First Look review: The Goodman’s relatable “Ask Aunt Susan” explores the virtual need to feel connected
By Amanda Parker
Playing at: Goodman Theatre at 170 N. Dearborn through June 22.
Basic storyline: Inspired by Nathanael West’s 1933 novella Miss Lonelyhearts, writer Seth Bockley, the Goodman’s playwright-in-residence and 2009 Ofner Prize winner, introduces Ask Aunt Susan to the stage.
After being involved in a class-action lawsuit for swindling money from Yelp, a young man (Alex Stage) needs a new job to pay his student loans. He’s given an offer by Steve (Marc Grapey), the same disreputable and misogynistic boss who got him in hot water with the scam, and he can’t refuse. He is to assume the identity of advice guru Aunt Susan, a new online equivalent of Ann Landers dreamed up by Steve. Wounded, scared and wronged individuals flock to AskAuntSusan.com, where Aunt Susan dispenses “CliffsNotes Confucianism.”
The website quickly gains popularity as an online safe haven where people can obtain a bit of relief from their problems. And Aunt Susan is behind it all, working from a greasy diner, caught up in his false identity, and greedy in his desire to be needed. He spends every moment in a warp-speed virtual whirlwind of soothing words and saccharine cyber love.
But swamped with emails requiring exhausting responses, Aunt Susan becomes sick of lying about who he is and of being dependent on cyberspace for his own self-esteem. He struggles to climb out of the virtual hole he has dug for himself, but it isn’t easy while dealing with his ultra-Zen, analog-loving girlfriend Betty (Meghan Reardon), his boss’ adulterous wife Lydia (Jennie Moreau), and a wacky, blackmailing waitress in Colorado (Robyn Scott).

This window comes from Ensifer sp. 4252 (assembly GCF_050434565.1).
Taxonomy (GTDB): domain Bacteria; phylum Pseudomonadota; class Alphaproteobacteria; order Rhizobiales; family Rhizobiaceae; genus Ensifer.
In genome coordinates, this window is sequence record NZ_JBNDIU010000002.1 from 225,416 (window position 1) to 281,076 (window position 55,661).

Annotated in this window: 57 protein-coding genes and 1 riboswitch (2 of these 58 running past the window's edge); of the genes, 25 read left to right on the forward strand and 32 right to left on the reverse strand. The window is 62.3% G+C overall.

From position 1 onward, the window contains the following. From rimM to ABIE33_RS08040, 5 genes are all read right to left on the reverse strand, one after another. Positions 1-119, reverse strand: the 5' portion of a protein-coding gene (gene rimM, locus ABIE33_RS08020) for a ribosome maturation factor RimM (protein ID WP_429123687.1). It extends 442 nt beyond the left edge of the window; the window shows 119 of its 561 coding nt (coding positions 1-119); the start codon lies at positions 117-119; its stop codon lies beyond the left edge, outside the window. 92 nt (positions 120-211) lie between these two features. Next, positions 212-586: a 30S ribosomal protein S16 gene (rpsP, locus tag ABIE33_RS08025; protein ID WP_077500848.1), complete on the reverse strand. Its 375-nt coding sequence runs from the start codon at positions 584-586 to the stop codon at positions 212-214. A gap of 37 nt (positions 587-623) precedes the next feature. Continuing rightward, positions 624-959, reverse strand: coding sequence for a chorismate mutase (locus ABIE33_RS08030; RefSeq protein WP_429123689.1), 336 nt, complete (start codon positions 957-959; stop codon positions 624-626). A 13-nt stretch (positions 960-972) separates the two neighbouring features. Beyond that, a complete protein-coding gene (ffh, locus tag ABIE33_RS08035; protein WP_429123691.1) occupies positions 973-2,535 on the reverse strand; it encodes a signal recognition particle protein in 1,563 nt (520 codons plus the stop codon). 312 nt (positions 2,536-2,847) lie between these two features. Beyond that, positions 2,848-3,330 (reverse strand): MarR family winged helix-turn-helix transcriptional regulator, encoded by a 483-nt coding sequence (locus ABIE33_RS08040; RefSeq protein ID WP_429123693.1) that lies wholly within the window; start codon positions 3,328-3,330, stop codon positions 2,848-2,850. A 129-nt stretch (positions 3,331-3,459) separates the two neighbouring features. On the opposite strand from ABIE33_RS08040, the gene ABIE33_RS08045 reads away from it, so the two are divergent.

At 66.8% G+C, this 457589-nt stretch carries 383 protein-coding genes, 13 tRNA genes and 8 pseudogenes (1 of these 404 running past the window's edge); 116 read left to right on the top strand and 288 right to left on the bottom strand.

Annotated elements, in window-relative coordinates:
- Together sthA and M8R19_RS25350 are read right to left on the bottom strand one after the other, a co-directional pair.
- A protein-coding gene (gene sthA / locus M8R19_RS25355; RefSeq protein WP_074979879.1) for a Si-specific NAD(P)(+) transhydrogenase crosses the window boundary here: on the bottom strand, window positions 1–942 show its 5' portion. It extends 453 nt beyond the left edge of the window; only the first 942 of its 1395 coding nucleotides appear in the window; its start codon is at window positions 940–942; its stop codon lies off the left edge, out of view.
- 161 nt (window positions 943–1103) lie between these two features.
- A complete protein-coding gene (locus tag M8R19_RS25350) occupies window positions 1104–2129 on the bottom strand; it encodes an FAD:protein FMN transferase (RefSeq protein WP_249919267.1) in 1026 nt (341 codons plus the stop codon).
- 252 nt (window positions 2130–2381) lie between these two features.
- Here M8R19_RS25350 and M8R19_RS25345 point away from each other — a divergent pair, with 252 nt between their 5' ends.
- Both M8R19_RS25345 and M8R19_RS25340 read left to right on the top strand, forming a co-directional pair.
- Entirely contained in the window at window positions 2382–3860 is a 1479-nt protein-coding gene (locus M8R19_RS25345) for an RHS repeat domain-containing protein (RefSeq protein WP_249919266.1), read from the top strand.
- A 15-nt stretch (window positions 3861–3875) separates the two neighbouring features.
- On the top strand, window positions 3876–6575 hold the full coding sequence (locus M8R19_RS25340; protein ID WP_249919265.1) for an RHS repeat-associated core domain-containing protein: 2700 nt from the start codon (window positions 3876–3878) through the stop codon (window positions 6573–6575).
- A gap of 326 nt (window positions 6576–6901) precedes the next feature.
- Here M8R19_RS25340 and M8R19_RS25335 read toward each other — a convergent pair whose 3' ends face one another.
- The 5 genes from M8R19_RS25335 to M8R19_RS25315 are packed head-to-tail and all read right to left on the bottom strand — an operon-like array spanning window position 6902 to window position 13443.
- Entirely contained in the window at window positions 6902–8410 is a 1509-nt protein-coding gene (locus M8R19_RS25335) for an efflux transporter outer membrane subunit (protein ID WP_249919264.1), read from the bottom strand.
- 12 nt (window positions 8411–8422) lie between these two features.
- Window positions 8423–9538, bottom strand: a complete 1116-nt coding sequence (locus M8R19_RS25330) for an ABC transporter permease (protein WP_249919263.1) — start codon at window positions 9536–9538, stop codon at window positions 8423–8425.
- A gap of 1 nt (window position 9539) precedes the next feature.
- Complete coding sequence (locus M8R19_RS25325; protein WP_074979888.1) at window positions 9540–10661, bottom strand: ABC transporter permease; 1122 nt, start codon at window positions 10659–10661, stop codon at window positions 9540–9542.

What stood out: Ask Aunt Susan is genuinely relatable. The play starts with these words displayed on a screen: “Are you alone, afraid, suffering, angry, anxious, unloved, hiding, adrift?” If you’re sitting in the audience and not completely lying to yourself, you’re going to answer a silent “yes” in your head to at least one of these things.
On stage, we watch as people who feel the same things we’ve felt reach out to Aunt Susan, then receive fake, digital love through their computer screens, eventually becoming hooked on the instantly gratifying reassurance that someone is listening. The perils of the internet quickly become evident, as these troubled people crave more and more positive vibes from a false source.
Ask Aunt Susan makes us think about the use of technology as an often faulty coping mechanism, and offers up some less techy and more human options for fulfillment along the way.
Final thoughts: After seeing Ask Aunt Susan, you’ll probably leave with some questions about your own life. Where do you turn to for gratification? How has your connection to all things cyber affected you? Could you unwittingly be taking part in a shakedown scam masterminded by your criminal boss?
Living in a society so tech-reliant, it’s easy for the audience to understand Aunt Susan’s plight. We’re familiar with the struggle to balance the technological and analog aspects of our lives, which makes it natural to feel connected with the characters.